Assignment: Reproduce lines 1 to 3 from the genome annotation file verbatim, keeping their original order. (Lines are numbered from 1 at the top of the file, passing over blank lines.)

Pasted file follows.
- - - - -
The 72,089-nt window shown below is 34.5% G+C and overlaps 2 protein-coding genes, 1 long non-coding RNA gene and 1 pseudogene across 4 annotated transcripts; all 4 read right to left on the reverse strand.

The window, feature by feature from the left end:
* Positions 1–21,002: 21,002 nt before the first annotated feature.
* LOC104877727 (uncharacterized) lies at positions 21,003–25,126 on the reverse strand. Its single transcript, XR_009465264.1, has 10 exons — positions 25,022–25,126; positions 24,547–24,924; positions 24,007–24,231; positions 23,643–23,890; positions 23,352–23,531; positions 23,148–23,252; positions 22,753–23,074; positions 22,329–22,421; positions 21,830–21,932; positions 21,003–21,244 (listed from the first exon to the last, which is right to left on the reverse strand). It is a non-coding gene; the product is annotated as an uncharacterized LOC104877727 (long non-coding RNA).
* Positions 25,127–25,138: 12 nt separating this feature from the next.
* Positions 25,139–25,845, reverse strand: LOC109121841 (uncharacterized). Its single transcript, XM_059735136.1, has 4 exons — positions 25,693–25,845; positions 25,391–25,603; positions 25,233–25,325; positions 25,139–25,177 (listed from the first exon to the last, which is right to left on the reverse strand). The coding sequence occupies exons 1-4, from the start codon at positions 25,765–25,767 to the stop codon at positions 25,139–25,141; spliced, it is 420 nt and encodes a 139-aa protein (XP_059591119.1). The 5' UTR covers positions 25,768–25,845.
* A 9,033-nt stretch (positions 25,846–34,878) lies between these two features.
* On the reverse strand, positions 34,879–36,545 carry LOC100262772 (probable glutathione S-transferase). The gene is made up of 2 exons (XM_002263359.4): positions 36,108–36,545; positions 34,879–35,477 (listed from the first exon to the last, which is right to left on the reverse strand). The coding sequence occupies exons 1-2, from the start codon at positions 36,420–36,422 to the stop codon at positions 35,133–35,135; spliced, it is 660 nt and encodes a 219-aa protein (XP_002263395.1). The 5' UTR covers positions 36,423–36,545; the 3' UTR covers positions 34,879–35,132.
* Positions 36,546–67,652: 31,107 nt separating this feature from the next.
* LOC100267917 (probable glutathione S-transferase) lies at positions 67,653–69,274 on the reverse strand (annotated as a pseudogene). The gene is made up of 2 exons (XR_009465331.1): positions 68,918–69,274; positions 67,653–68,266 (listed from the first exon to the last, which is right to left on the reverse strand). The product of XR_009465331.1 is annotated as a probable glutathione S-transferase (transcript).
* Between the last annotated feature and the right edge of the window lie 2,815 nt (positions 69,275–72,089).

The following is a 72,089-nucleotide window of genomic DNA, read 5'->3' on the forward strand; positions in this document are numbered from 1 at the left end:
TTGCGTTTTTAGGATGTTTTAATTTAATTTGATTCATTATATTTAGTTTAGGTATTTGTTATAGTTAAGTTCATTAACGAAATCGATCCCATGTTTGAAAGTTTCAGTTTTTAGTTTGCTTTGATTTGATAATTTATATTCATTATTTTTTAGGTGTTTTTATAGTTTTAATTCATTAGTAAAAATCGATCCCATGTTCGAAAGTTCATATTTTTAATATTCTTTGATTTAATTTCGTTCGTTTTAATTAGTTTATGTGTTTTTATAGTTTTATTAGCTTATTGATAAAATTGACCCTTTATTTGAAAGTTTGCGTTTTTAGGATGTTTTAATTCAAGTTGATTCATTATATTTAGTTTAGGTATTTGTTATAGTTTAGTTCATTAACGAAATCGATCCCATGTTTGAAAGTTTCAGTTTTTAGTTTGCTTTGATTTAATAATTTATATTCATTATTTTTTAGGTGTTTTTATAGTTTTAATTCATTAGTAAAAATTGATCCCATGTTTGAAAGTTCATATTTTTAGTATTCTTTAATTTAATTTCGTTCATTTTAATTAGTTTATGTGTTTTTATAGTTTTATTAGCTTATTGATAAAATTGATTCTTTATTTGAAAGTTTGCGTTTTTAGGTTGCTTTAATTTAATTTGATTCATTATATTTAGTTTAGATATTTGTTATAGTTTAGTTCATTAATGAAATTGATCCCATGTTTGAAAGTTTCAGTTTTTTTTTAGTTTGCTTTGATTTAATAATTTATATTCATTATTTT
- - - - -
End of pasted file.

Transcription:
The 72,089-nt window shown below is 34.5% G+C and overlaps 2 protein-coding genes, 1 long non-coding RNA gene and 1 pseudogene across 4 annotated transcripts; all 4 read right to left on the reverse strand.

The window, feature by feature from the left end:
* Positions 1–21,002: 21,002 nt before the first annotated feature.